Originally Posted by danieloneil01
You have interest rate and APR. They put their fees in the APR. So when you get a GFE look at the APR. The interest rate is just a smoke screen to say "hey look how low our rates are". If you pay less closing costs more than likely the APR will be higher. If you pay a lot in closing fees the APR will be lower. It comes down to if you want to pay more upfront or finance it over 15 or 30 years and pay 5x what you would have if you paid it upfront.
When you get a GFE look at the APR since it's what your note is based on. I'm going to take a stab and say if shouldn't be over 1/2% more than the interest rate is. If it is get another GFE from another place.
Sorry, but that is far from correct. APR allows the consumer to compare one lender to another. That's all it's designed for. There's no such thing as a measurement of where the APR should be in relation to the interest rate. If lender A has 4% and 3 points and lender B has 4.5% with 0 points, which is the better deal? The one with the lowest APR. However, financing is not one size fits all. The transaction could have an employer paying relo and a seller paying closing costs. In this case, the higher APR makes sense.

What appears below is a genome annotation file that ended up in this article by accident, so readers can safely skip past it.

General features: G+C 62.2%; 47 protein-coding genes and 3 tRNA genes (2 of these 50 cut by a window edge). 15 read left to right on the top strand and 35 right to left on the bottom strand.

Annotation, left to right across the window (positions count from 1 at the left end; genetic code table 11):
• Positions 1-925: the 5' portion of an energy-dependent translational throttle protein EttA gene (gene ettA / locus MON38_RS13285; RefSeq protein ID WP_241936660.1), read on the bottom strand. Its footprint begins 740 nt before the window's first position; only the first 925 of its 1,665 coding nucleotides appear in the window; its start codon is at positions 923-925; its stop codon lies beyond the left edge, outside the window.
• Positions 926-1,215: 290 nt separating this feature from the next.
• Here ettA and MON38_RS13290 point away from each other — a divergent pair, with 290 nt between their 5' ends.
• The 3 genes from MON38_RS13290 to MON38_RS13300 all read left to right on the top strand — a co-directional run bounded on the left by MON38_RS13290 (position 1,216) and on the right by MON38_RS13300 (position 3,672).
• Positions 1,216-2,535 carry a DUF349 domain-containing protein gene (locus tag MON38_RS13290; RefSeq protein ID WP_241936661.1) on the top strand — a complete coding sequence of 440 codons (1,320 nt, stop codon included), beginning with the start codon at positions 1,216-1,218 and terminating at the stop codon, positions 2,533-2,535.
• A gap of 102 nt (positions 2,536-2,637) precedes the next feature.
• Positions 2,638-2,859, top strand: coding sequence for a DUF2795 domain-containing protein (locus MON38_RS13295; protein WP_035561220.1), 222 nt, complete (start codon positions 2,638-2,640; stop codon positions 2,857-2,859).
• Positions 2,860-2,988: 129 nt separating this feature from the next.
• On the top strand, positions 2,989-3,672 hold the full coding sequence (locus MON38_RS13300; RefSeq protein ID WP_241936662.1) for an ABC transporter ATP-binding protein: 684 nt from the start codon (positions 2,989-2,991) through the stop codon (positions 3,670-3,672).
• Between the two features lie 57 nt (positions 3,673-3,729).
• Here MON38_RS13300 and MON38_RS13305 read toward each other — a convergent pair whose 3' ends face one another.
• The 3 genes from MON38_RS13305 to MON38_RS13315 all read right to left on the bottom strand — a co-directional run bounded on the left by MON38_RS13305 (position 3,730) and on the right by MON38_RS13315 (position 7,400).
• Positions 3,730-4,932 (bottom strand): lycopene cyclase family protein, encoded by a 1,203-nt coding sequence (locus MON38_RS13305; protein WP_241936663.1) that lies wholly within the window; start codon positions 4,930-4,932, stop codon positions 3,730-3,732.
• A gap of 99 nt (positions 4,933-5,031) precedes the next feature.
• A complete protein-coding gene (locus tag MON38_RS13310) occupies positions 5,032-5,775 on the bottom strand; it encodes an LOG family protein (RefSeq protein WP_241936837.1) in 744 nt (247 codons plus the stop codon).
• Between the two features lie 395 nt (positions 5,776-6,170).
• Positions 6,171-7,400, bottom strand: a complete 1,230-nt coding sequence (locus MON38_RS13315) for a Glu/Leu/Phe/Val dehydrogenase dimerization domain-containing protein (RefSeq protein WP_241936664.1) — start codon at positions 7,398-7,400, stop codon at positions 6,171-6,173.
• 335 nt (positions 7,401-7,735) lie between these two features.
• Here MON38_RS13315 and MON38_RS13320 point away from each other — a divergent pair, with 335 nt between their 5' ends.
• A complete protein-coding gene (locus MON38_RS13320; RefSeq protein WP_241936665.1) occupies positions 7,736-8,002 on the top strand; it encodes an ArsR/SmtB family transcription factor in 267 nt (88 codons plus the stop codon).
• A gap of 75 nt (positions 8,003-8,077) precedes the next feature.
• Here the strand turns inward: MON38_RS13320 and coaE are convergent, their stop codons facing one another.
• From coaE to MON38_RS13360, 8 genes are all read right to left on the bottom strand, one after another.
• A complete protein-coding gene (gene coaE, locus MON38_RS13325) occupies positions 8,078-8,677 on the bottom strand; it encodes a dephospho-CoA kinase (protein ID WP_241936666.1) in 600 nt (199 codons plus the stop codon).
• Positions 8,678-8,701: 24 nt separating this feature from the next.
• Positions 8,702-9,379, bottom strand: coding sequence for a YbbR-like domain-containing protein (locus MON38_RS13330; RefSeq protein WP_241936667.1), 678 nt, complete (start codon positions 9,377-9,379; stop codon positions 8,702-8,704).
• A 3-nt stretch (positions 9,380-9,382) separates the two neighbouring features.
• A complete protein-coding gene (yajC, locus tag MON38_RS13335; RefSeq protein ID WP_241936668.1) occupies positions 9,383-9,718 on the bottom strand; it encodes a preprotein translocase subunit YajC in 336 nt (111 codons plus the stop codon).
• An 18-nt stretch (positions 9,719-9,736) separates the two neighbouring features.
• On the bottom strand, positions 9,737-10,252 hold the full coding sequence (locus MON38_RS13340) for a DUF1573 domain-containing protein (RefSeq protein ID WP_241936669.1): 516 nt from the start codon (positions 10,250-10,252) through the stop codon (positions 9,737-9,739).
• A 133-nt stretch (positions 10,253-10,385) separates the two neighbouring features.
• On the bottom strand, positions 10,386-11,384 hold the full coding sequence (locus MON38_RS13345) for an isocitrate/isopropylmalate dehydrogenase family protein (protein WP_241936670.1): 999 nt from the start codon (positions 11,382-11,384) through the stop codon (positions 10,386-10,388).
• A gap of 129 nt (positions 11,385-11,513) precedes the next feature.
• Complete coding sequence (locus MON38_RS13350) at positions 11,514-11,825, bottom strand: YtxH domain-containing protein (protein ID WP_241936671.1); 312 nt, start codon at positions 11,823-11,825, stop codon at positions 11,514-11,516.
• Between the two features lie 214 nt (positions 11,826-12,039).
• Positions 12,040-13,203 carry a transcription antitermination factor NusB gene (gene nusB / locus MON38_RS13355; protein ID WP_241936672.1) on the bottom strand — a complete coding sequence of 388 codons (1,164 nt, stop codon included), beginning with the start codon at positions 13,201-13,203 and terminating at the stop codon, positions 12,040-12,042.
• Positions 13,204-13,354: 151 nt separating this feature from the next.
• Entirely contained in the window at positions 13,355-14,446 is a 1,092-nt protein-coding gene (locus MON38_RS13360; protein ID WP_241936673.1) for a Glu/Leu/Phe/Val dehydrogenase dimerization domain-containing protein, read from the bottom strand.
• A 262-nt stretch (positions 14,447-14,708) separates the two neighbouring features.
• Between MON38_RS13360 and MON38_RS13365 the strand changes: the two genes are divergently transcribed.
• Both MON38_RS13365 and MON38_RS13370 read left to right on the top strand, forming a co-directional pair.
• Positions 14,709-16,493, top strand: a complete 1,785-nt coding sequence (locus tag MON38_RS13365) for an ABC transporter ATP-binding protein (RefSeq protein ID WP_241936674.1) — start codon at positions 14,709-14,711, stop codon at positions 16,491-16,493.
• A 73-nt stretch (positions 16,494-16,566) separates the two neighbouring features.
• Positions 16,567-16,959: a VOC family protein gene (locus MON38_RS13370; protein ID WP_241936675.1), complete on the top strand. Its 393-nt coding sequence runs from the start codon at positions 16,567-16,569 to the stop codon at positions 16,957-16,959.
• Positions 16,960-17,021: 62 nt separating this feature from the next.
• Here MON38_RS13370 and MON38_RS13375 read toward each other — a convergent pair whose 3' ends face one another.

Also included in the APR calculation are courthouse recording fees, points, mortgage insurance, both monthly and upfront. If you ever have someone touting Lender Paid MI, this is one time you REALLY want to get an APR.
I've uploaded something to help you with your Truth In Lending. We can't upload pdf files anymore, so I'm hoping this is legible by putting it in a jpeg.